Other works of mine explored this permeable boundary in new technological environments. These pieces used interactive computer technologies to hold up this slippage of the self as we have known it."

April 25, 2008

As We May Think

Originally published in 1945, Vannevar Bush's article, "As We May Think" is often referenced for it prescient suggestion that technological development previously focused on war machines could instead attend to making recorded human knowledge more broadly accessible.

You Are Cyborg

Related to Ceri's and Jane's presentations about cyborgs, this Wired article, Issue 5.02 | Feb 1997 authored by Hari Kunzru proposes that "for Donna Harawy, we are already assimilated."

You Are Cyborg

April 21, 2008

mid thesis exhibition installation

I would like to invite our class to my thesis exhibition installation and get feedback about what people


Cyborg PowerPoint & Readings

Per Diane's request, here is my presentation PowerPoint from a few weeks ago:
Download file (PDF)

As far as recommended readings, some of the most interesting sources I've found so far are...

  • The Cyborg Handbook. Chris Hables Gray, Ed., with Heidi J. Figueroa-Sarriera & Steven Mentor. New York: Routledge, 1995.
  • Haraway, Donna J. Simians, Cyborgs, and Women: the Reinvention of Nature. New York: Routledge, 1991.
  • Muri, Allison. The Enlightenment Cyborg: A History of Communications and Control in the Human Machine, 1660-1830. Toronto: University of Toronto Press, 2007.
  • Rorvick, David, As Man Becomes Machine: The Evolution of the Cyborg. Garden City: Doubleday & Company, Inc., 1971
  • For machine/memory, check out...

  • Bush, Vannevar, “As We May Think,? in The New Media Reader, Noah Wardrip-Fruin and Nick Montfort, Eds. Cambridge: The MIT Press, 2003.
  • Wiener, Norbert. “Men, Machines, and the World About,? in The New Media Reader, Noah Wardrip-Fruin and Nick Montfort, Eds. Cambridge: The MIT Press, 2003.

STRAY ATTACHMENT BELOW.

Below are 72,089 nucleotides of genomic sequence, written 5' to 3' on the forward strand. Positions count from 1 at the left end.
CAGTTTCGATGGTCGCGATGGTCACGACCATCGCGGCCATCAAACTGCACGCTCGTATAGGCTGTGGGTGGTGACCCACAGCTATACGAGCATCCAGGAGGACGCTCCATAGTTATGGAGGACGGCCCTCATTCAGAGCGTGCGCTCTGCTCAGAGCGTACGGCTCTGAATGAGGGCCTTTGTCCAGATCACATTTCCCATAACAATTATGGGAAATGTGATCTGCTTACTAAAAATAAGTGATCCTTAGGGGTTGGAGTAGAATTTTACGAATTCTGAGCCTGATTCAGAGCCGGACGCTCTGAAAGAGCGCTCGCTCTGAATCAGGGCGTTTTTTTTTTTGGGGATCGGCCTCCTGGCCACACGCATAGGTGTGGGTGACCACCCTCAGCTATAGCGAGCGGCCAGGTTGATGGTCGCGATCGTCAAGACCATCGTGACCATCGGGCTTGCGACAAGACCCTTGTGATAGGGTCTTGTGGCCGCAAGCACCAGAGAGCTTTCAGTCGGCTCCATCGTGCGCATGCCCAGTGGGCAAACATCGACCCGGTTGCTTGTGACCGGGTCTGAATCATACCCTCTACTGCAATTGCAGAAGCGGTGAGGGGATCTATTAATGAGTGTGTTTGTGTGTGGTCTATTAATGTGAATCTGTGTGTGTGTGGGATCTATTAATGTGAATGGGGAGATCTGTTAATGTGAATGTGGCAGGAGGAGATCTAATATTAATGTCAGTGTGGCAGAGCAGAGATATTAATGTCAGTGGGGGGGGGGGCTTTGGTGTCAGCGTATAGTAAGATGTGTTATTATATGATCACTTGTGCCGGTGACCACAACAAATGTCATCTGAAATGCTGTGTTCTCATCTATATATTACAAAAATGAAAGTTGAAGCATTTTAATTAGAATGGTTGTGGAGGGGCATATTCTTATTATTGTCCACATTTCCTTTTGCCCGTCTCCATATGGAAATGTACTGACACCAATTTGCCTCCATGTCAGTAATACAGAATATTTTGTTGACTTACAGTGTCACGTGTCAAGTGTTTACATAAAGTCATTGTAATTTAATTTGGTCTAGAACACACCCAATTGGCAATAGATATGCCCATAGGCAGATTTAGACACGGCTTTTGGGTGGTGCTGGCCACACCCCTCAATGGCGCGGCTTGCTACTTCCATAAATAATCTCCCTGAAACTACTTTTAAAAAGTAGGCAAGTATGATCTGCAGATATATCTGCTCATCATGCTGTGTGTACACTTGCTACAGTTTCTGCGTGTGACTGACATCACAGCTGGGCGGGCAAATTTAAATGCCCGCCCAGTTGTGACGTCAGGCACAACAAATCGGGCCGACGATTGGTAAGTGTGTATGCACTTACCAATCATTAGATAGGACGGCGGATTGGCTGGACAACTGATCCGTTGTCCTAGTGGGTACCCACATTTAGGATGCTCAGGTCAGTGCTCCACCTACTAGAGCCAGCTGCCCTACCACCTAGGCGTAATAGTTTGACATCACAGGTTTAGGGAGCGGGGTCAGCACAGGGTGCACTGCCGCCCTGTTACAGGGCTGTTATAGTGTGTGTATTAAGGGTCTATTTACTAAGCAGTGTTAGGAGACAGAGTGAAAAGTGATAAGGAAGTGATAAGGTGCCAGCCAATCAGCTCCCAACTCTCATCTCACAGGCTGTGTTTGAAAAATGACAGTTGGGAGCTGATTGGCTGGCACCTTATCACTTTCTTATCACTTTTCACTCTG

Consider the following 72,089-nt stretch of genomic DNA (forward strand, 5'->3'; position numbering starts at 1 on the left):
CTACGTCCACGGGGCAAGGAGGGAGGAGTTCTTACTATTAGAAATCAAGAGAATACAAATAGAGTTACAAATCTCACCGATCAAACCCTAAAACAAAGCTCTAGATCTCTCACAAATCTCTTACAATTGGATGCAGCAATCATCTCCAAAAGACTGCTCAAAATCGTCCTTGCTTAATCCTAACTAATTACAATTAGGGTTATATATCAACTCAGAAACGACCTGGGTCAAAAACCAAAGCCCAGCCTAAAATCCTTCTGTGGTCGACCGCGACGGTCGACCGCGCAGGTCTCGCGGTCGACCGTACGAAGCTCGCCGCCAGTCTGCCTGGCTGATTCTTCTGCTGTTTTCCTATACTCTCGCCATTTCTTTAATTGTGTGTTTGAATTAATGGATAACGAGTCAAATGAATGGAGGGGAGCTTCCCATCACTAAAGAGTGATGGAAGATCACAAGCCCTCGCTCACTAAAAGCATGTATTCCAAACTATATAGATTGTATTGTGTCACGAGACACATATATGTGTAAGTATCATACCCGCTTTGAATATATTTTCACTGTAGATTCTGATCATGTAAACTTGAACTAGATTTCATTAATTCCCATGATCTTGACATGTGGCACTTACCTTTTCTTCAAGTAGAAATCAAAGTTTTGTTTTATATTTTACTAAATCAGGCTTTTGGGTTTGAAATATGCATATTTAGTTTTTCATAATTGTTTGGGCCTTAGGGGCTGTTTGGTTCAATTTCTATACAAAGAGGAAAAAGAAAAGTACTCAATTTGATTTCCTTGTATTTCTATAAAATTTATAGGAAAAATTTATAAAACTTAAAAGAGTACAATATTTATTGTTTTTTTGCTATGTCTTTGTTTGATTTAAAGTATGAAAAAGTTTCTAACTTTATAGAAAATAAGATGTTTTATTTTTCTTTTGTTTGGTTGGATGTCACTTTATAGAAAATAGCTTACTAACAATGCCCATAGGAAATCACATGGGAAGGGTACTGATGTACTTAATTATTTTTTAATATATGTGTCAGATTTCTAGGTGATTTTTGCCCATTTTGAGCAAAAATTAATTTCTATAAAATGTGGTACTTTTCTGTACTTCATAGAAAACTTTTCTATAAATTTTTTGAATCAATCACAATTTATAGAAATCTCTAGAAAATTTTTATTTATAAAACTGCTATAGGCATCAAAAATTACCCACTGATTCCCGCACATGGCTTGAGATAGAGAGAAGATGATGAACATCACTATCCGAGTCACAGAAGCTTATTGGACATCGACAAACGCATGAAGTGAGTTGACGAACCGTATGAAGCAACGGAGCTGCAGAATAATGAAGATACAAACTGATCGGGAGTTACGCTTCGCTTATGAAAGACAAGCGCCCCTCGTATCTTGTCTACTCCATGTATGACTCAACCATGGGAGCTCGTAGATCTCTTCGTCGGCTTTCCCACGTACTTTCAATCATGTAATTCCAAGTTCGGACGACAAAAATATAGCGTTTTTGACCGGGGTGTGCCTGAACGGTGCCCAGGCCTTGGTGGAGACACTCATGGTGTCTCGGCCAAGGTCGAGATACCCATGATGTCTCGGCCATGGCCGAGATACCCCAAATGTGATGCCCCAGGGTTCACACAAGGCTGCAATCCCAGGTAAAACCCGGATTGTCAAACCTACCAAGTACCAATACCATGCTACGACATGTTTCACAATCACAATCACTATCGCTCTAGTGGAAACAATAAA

• April 14, 2008


    So this is after the fact, but for the sake of posterity, on Monday, April 7, Jane and I presented on cyborgs. I started things off with a brief discussion of what constitutes a cyborg and various authors' definitions thereof, followed by a bit of history of the term and a look at machines and memory. If you're interested in any of the sources I cited, or have any of your own to contribute, please comment away!

    April 12, 2008

    Presentation by Meng Tang

    I'd like to make a presentation on "Technology as an extension of ourselves". Your advice will be much appreciated. Thanks.

    April 10, 2008

    Eric Rodenbeck

    Monday evening April 14th we will meet at

    5:45 p.m. in 100 Rapson Hall

    to hear:

    Eric Rodenbeck

    founder and creative director, Stamen Design, San Francisco
    Visualizing Urban Data Streams

    cabspotting project

    Spring 2008 College of Design lecture

    April 7, 2008

    A Cyborg Manifesto

    In 1985, Donna Haraway wrote "A Cyborg Manifesto: Science, Technology, and Socialist-Feminism in the Late Twentieth Century,"

    This is currently included as a chapter of the book Simians, Cyborgs and Women: The Reinvention of Nature (New York; Routledge, 1991), pp.149-181.

    You can find the Cyborg Manifesto text here

    April 6, 2008

    Presentation and Critique

    At the moment, my hope is to present a project for feedback. I am tossing around the idea of this project taking the form of a workshop, which will lead to the creation of an artwork.